Posted in | Biomimetic Robotics

Nature-Inspired Anti-Collision Technology to Increase Safety of Driverless Cars

A global research project is focused on developing a pioneering new collision avoidance system to improve the safety of driverless cars. The project derives its inspiration from swarming insects.

Using a €1.8 million grant from the European Union's Horizon 2020 research and innovation program, the project will build a tiny, trustworthy collision detection sensor system that could significantly advance the safety of autonomous vehicles.

Although broad testing of these vehicles has already started both on and off road, their safety around other vehicles and unforeseen hazards is a major stumbling block in their progress.

The ULTRACEPT project - which stands for ‘Ultra-layered perception’ with brain-inspired data processing for vehicle collision avoidance and is led by the University of Lincoln, UK - will create a new microchip for driverless vehicles which aims to make them safe to enter human society.

Developers have found that the existing approaches for vehicle collision detection are essentially ineffective in terms of cost, reliability, size, and energy consumption: radar is too sensitive to metallic material, GPS-based approaches face hurdles in cities with high buildings, vehicle-to-vehicle communication cannot spot pedestrians or any unconnected objects, and normal vision sensors cannot handle rain, fog, or dim light conditions at night. The ULTRACEPT researchers hope to build a system that will overcome all of these matters.

The new ULTRACEPT sensor will draw inspiration from the rapid reactions of insects, integrating long-range hazard perception, near-range collision detection technology, and thermal-based collision detection tools. This will guarantee that it functions day and night, and can swiftly adapt to unforeseen hazards and varying conditions - for instance driving in and out of tunnels or unexpected weather changes.

This means that the robust, economical, and energy-efficient collision detection and avoidance system will deliver a capability which is presently beyond the autonomous vehicles in development.

The project brings together specialists from universities in the UK, Japan, China, Germany, Malaysia and South America. Professor Shigang Yue, Professor of Computer Science at the University of Lincoln, is leading the ULTRACEPT project.

He said: "Autonomous vehicles, although still in the early stages of development, have demonstrated huge potential for shaping our future lifestyles - from sending children to school, driving commuters to work, delivering packages to households, and distributing goods to warehouses, shops or remote areas. But to be functional on a daily basis there is one critical issue to solve; trustworthy collision detection.

"Biology provides a rich source of inspiration for artificial visual systems for collision detection and avoidance. For example, locusts, with a compact visual brain, can fly for hundreds of miles in dense swarms free of collision; praying mantis can monitor tiny moving prey with the help of specialized visual neurons, and nocturnal insects successfully forage in the forest at night without collision.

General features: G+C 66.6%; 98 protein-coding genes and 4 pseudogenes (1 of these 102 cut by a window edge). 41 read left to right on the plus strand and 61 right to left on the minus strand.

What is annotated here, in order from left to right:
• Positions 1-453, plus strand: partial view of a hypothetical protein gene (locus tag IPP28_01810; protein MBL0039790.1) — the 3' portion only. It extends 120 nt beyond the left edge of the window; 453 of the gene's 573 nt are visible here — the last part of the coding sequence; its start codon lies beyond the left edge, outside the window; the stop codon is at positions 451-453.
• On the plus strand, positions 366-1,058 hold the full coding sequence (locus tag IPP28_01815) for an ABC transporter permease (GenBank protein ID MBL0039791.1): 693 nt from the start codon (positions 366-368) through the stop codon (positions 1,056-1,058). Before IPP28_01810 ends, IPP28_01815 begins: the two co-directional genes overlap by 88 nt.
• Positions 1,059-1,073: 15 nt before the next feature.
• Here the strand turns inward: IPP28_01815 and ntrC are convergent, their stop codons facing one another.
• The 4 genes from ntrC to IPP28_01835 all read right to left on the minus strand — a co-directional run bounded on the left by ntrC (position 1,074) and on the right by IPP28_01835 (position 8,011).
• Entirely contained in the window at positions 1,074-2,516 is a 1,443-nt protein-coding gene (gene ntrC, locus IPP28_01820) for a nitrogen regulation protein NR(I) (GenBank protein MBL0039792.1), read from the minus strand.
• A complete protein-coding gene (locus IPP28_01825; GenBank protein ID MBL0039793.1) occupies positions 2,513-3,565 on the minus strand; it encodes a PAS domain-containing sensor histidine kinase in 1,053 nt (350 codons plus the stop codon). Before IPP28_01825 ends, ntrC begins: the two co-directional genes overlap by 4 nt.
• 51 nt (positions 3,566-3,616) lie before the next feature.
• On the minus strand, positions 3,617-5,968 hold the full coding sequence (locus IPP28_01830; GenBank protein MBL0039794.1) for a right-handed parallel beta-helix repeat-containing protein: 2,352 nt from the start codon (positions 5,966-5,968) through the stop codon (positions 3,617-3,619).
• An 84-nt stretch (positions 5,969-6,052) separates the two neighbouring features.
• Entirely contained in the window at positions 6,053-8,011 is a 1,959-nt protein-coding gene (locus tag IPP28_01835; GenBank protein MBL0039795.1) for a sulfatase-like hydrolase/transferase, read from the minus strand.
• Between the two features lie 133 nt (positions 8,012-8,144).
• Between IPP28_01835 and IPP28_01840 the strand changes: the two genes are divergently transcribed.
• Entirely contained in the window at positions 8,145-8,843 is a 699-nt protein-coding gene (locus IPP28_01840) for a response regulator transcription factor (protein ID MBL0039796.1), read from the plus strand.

"These naturally evolved vision systems provide ideal models to develop an artificial system for collision detection and avoidance, and we hope that in the future, each vehicle, with or without a driver, will be well equipped with an innovative sensor to navigate as effectively as animals do."

The project will be undertaken by a world-class research team that will include experts in hardware and software systems and robotics, invertebrate vision modelers, mixed-signal chip designers, invertebrate visual neuroscientists, robotics platform providers, and brain-inspired pattern recognition.

It will be based on Professor Yue's expertise in developing autonomous navigation of mobile robots that drew inspiration from the locust's unique visual system, as well as the work undertaken as part of the earlier 'Spatial-Temporal Information Processing for Collision Detection in Dynamic Environments' (STEP2DYNA) research project, also guided by the University of Lincoln.

The University of Lincoln is working with Hamburg University and Newcastle University for STEP2DYNA, plus partners from the University of Buenos Aires in South America, Kyushu University in Japan, and Chinese institutions, Huazhong University of Science and Technology, Xi'an Jiaotong University and Tsinghua University.

Joining the consortium for ULTRACEPT is the University of Münster, Universiti Putra Malaysia, National University Corporation Tokyo University of Agriculture and Technology, Institute of Automation Chinese Academy of Sciences, Lingnan Normal University, Northwestern Polytechnic University and Guizhou University, plus SMEs Visomorphic Technology in the UK, and German-based Dino Robotics.

Most autonomous vehicles are still legally restricted to their testing arena precisely because developers can't be sure of their safety and accidents involving Tesla and Uber cars, with autonomous driving functionality on, have only highlighted this issue further. Collision detection and avoidance is so important for vehicles now and in the future, yet there is no acceptable product currently available on the market to specifically meet this need - that is exactly what we hope to develop.

Professor Shigang Yue​​

The project will also involve designing an all-inclusive video database of risky driving scenes so that the new systems being developed can be thoroughly tested before being launched onto the road.

Besides being used within autonomous vehicles, ULTRACEPT's integrated computer vision system will be relevant to a number of other industries, including video game developments, robotics, and healthcare.

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